SOURCES: Jennifer Wu, M.D., obstetrician-gynecologist, Lenox Hill Hospital, New York City; Linus Chuang, M.D., professor of obstetrics, gynecology and reproductive science, Icahn School of Medicine at Mount Sinai, and gynecologic oncologist, Mount Sinai Hospital, New York City; Cancer, news release, June 22, 2015
MONDAY, June 22, 2015 (HealthDay News) -- A new study offers more evidence that the advent of vaccines to fight human papillomavirus (HPV) could reduce cervical cancer in American women.
While it's still too early to say that vaccines such as Gardasil and Cervarix are lowering cases of cervical cancer, the new study finds a recent decline in the number of young American women with cervical tissue changes that can lead to cancer.
However, researchers led by Susan Hariri of the U.S. Centers for Disease Control and Prevention stressed that another factor may be driving the trend: changes made to cervical cancer screening recommendations in recent years.
"We think that the decreases in high-grade [precancerous] lesions in this group reflect changes in screening but also may be partially due to HPV vaccination," Hariri said in a news release from the journal Cancer, which published the results of the new study.
According to the researchers, HPV infection causes more than half of high-grade cervical lesions, defined as abnormal tissue that can develop into cancer.
HPV vaccination was introduced in the United States in 2008, and the CDC currently recommends vaccination of girls ages 9 through 12, to help prevent infection with the sexually transmitted virus.
Hariri's team found that between 2008 and 2012, there was a large decline in high-grade cervical lesions among women ages 18 to 20, and a smaller decrease among women ages 21 to 24.
These lesions do not cause symptoms and can only be detected through cervical cancer screening, Hariri noted.
Recommendations for cervical cancer screening were changed during the study period, so her team also examined trends in the use of screening.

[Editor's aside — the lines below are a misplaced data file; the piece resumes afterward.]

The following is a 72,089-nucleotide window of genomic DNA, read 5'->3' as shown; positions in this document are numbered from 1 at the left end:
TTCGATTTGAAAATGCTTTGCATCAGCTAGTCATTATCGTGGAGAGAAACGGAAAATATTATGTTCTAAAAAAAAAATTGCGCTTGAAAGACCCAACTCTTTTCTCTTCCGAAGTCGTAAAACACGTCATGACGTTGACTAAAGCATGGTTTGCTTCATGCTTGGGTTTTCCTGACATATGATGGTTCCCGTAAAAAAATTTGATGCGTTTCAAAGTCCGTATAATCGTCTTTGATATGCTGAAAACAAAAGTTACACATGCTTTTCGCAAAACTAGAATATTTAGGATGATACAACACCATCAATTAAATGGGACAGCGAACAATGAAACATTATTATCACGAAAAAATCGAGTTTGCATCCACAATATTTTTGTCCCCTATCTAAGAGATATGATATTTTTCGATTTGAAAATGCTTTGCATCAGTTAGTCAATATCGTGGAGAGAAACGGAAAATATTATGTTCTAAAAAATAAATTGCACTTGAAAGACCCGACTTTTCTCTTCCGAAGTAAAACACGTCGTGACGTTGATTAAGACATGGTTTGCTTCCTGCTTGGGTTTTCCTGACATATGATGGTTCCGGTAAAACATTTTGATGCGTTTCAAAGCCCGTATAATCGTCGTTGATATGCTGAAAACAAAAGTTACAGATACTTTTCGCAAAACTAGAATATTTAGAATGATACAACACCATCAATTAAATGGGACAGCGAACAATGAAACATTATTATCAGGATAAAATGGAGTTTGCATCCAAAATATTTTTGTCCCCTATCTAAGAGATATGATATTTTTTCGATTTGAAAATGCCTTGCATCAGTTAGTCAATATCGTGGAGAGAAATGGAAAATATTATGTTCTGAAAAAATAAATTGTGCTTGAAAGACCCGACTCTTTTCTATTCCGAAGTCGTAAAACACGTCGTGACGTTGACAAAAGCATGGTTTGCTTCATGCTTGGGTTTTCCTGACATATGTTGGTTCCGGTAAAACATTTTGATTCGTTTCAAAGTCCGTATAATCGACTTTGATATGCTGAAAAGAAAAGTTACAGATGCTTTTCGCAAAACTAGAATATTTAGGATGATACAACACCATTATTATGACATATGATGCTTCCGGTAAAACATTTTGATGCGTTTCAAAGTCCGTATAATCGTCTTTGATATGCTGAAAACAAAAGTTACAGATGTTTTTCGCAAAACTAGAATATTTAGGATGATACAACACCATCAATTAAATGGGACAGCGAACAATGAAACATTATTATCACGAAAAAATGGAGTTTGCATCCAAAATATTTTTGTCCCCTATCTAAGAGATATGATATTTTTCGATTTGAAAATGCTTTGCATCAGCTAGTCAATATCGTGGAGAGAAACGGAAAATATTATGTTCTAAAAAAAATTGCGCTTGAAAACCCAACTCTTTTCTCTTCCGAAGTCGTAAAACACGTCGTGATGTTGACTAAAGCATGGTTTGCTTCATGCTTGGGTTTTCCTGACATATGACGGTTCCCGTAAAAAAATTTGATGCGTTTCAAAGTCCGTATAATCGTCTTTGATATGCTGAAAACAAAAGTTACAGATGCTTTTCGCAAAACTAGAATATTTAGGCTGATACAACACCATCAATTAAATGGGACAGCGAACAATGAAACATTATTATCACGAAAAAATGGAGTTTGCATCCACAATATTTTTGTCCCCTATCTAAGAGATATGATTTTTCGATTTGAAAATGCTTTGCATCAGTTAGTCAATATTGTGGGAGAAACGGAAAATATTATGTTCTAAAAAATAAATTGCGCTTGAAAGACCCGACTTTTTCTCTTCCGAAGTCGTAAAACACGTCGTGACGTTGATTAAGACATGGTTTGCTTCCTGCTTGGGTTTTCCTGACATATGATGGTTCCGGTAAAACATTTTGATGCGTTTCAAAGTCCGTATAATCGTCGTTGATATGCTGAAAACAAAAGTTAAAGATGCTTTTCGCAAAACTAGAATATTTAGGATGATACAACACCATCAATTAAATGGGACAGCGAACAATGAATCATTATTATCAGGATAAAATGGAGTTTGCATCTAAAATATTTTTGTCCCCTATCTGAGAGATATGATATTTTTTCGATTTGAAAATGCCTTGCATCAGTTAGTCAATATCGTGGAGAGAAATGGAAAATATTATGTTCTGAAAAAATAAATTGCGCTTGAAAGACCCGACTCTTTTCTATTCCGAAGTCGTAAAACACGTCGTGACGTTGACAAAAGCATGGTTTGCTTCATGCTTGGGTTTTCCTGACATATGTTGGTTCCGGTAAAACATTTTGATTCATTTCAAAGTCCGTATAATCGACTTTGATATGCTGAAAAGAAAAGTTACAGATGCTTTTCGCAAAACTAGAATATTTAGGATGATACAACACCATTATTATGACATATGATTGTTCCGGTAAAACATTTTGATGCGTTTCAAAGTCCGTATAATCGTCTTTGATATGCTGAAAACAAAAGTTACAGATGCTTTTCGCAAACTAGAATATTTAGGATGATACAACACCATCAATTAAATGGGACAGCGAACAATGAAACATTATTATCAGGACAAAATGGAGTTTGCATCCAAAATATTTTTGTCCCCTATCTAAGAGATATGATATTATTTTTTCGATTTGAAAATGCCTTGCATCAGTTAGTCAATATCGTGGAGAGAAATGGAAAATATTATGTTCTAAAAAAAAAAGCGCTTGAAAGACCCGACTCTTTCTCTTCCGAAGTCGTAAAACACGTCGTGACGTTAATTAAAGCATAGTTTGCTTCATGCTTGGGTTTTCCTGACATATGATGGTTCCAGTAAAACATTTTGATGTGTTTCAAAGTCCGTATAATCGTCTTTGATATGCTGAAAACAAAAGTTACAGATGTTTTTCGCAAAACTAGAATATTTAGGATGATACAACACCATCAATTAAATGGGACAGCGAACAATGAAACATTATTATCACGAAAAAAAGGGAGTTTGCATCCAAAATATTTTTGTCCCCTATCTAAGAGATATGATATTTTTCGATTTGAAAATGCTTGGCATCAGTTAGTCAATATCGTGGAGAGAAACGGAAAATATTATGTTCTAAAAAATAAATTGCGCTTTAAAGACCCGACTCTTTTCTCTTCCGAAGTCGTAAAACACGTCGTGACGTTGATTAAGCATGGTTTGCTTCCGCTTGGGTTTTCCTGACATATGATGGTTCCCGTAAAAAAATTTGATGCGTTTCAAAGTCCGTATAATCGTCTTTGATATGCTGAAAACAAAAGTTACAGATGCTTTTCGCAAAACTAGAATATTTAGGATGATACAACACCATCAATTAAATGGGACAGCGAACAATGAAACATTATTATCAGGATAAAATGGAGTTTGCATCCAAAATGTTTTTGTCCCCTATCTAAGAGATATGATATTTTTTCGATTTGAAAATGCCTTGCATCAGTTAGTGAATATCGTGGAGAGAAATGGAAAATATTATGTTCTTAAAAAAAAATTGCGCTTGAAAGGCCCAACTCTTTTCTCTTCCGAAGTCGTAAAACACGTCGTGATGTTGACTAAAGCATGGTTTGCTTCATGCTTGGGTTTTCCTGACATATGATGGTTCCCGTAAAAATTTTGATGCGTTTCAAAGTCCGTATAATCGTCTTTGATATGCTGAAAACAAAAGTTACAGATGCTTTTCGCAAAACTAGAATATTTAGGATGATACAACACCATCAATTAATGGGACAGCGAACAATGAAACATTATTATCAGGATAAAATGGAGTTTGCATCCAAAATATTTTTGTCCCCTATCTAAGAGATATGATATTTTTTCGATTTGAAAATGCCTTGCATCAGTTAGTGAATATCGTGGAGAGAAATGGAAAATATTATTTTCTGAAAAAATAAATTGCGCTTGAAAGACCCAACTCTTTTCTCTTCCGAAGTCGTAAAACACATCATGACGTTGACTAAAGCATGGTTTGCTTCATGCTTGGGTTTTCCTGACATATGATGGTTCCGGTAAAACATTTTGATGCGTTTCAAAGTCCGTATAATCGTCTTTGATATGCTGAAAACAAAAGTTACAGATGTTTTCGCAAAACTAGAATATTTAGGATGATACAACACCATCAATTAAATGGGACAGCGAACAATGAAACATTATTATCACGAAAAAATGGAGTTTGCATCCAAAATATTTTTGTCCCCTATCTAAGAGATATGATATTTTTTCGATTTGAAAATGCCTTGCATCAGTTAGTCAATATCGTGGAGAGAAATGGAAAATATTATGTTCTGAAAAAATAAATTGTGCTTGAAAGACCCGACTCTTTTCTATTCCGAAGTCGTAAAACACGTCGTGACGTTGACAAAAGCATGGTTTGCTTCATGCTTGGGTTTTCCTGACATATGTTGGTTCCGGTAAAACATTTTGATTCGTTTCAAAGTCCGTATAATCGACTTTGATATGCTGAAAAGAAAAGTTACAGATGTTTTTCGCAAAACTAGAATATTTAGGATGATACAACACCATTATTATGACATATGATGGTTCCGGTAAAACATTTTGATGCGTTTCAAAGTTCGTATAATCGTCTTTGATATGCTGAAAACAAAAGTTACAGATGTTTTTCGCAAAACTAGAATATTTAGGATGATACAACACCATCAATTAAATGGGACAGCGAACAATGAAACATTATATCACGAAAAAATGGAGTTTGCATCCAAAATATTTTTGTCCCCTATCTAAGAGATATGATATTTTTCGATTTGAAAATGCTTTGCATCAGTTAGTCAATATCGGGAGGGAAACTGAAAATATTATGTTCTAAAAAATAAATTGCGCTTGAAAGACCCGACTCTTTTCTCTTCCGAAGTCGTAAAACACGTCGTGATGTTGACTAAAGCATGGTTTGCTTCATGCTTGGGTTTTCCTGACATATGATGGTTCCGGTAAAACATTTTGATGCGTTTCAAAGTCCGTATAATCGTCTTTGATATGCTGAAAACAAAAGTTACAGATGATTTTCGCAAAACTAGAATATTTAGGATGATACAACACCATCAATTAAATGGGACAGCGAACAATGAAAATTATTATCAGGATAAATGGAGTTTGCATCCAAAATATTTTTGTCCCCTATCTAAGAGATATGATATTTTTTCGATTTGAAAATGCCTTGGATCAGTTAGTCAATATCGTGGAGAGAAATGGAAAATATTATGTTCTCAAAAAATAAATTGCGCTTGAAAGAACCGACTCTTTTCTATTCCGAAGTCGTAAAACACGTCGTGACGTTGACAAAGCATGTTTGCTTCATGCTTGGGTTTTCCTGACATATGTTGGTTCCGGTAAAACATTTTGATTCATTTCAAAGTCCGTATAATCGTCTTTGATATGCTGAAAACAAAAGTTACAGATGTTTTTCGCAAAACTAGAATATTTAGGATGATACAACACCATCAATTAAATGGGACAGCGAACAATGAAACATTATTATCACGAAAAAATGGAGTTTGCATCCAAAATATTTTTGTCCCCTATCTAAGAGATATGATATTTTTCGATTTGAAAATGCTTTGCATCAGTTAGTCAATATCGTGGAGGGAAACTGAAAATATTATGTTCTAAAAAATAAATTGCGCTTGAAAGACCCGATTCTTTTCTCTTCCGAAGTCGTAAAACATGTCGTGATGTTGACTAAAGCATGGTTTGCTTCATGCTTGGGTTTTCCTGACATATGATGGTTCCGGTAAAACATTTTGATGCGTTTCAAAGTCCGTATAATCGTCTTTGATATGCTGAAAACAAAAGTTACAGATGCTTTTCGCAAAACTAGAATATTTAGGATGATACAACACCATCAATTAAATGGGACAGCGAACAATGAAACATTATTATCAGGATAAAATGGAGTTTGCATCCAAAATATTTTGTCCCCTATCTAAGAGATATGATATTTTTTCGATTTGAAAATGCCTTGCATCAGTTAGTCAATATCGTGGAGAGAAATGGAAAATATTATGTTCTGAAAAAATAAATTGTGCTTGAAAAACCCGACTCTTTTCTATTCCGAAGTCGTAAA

"In particular, screening is no longer recommended in women before age 21 years, and we found substantial declines in screening in 18- to 20-year-olds that were consistent with the new recommendations," Hariri said.
Screening also fell among women ages 21 to 24, but by a much smaller amount, the researchers said.
Hariri believes that it may take many years to fully assess the impact of HPV vaccination on cervical cancer rates.
Experts who reviewed the study were encouraged, however.
Even though changes in screening complicate things, "due to the dramatic decreases in high-grade lesions in young women, it is felt that there is an impact from vaccination that exceeds the lower rates expected from decreased screening," said Dr. Jennifer Wu, an obstetrician-gynecologist at Lenox Hill Hospital in New York City.
"HPV vaccination has been shown to decrease the global incidence of precancerous diseases of the cervix," added Dr. Linus Chuang, professor of obstetrics, gynecology and reproductive science at the Icahn School of Medicine at Mount Sinai in New York City. However, "further study is needed to confirm their findings of the impact of HPV vaccines in U.S. women," he said.
The U.S. National Cancer Institute has more about cervical changes.